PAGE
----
With the maturation of the open-source, cross-platform .NET Core initiative, Microsoft has been upping its data to science analysis tooling lately, previewing .NET Core with Jupyter Notebooks functionality and a DataFrame type for .NET for easier data exploration. Jupyter Notebooks, even though tightly tied to data science darling programming language Python, can now be done with .NET languages C# or F#. The popular notebooks provide interactive environments — like documents or canvases — that can feature source code and markdown, or rich text formatting, and other media.
Preview one was announced last month, requiring the .NET Core 3.0 SDK. When you think about Jupyter Notebooks, you probably think about writing your code in Python, R, Julia, or Scala and not .NET, Microsoft said. Today, we are excited to announce you can write .NET code in Jupyter Notebooks. The post details working with ML.NET with Jupyter Notebooks for machine learning projects and .NET for Apache Spark for Big Data with projects in .NET. The initial set of features we released needed to be relevant to developers, with Notebook experience as well as give users new to the experience a useful set of tools they would be eager to try, Microsoft said.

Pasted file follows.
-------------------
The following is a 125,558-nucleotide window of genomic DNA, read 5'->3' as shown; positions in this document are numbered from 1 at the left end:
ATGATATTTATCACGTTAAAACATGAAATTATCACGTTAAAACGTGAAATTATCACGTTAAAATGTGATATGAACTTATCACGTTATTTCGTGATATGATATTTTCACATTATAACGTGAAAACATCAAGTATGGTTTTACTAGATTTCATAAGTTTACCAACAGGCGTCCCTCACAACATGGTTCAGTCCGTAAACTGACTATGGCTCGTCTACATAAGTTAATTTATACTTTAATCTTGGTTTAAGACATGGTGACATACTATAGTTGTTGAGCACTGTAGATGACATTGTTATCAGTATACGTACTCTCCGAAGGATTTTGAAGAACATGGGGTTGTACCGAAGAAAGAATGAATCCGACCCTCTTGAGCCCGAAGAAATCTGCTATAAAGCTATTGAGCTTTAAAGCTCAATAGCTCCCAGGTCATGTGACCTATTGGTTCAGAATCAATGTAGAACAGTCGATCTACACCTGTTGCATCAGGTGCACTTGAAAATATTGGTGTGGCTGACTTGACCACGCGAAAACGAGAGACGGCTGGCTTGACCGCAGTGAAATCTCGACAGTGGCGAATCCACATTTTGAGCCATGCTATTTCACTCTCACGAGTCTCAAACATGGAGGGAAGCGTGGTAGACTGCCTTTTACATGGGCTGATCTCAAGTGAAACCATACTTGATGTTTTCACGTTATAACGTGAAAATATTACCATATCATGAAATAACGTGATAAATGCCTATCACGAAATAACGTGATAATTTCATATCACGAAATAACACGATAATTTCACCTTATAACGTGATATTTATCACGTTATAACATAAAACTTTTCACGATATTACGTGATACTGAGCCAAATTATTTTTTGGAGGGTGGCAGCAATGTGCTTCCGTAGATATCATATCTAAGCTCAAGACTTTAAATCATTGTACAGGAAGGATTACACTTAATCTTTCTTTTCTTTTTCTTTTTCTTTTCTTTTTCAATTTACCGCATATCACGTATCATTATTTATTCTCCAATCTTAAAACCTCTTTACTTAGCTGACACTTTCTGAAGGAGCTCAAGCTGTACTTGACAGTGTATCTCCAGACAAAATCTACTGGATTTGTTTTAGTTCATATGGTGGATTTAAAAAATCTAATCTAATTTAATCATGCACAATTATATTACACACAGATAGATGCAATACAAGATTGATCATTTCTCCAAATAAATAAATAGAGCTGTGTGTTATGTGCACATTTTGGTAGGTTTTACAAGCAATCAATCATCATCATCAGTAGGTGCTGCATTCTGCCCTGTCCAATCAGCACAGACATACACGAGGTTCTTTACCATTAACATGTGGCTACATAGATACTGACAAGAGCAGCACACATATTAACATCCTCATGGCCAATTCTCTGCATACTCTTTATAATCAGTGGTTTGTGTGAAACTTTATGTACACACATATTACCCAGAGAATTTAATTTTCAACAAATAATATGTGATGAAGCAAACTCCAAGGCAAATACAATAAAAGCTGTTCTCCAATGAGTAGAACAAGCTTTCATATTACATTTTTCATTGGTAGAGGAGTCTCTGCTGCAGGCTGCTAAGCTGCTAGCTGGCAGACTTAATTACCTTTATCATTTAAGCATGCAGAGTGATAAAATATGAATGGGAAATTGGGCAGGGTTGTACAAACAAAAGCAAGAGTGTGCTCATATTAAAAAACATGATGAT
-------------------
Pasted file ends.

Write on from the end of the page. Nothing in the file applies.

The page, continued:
Following up on that news, Microsoft on Dec. 16 announced the preview of the new DataFrame type for .NET. If you’ve used Python to manipulate data in notebooks, you’ll already be familiar with the concept of a DataFrame, Microsoft said. At a high level, it is an in-memory representation of structured data. The post goes on to provide an overview of this new type and how developers can use it from Jupyter notebooks. Developers can interactively follow along here.